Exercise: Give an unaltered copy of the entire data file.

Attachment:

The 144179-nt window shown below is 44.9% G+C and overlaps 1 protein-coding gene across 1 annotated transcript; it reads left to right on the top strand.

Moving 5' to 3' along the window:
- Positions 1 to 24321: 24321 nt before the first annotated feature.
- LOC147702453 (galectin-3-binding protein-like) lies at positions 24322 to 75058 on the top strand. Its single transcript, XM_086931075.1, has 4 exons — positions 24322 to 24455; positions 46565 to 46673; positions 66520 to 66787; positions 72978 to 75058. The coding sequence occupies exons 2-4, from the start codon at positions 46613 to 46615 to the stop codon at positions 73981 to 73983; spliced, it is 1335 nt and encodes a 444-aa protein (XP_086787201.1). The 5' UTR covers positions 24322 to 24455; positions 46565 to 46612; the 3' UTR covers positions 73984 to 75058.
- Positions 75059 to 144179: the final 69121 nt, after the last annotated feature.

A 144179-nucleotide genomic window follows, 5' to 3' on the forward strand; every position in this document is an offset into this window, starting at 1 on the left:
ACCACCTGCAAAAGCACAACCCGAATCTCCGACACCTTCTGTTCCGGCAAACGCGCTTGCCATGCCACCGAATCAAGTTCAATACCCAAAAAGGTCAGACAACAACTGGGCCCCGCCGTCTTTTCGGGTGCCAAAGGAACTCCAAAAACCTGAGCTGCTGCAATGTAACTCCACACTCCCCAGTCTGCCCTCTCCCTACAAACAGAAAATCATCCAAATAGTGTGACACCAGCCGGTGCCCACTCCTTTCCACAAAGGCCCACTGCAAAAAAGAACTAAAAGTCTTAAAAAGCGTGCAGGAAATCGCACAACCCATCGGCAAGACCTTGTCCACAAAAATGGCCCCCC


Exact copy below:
The 144179-nt window shown below is 44.9% G+C and overlaps 1 protein-coding gene across 1 annotated transcript; it reads left to right on the top strand.

Moving 5' to 3' along the window:
- Positions 1 to 24321: 24321 nt before the first annotated feature.
- LOC147702453 (galectin-3-binding protein-like) lies at positions 24322 to 75058 on the top strand. Its single transcript, XM_086931075.1, has 4 exons — positions 24322 to 24455; positions 46565 to 46673; positions 66520 to 66787; positions 72978 to 75058. The coding sequence occupies exons 2-4, from the start codon at positions 46613 to 46615 to the stop codon at positions 73981 to 73983; spliced, it is 1335 nt and encodes a 444-aa protein (XP_086787201.1). The 5' UTR covers positions 24322 to 24455; positions 46565 to 46612; the 3' UTR covers positions 73984 to 75058.
- Positions 75059 to 144179: the final 69121 nt, after the last annotated feature.

A 144179-nucleotide genomic window follows, 5' to 3' on the forward strand; every position in this document is an offset into this window, starting at 1 on the left:
ACCACCTGCAAAAGCACAACCCGAATCTCCGACACCTTCTGTTCCGGCAAACGCGCTTGCCATGCCACCGAATCAAGTTCAATACCCAAAAAGGTCAGACAACAACTGGGCCCCGCCGTCTTTTCGGGTGCCAAAGGAACTCCAAAAACCTGAGCTGCTGCAATGTAACTCCACACTCCCCAGTCTGCCCTCTCCCTACAAACAGAAAATCATCCAAATAGTGTGACACCAGCCGGTGCCCACTCCTTTCCACAAAGGCCCACTGCAAAAAAGAACTAAAAGTCTTAAAAAGCGTGCAGGAAATCGCACAACCCATCGGCAAGACCTTGTCCACAAAAATGGCCCCCC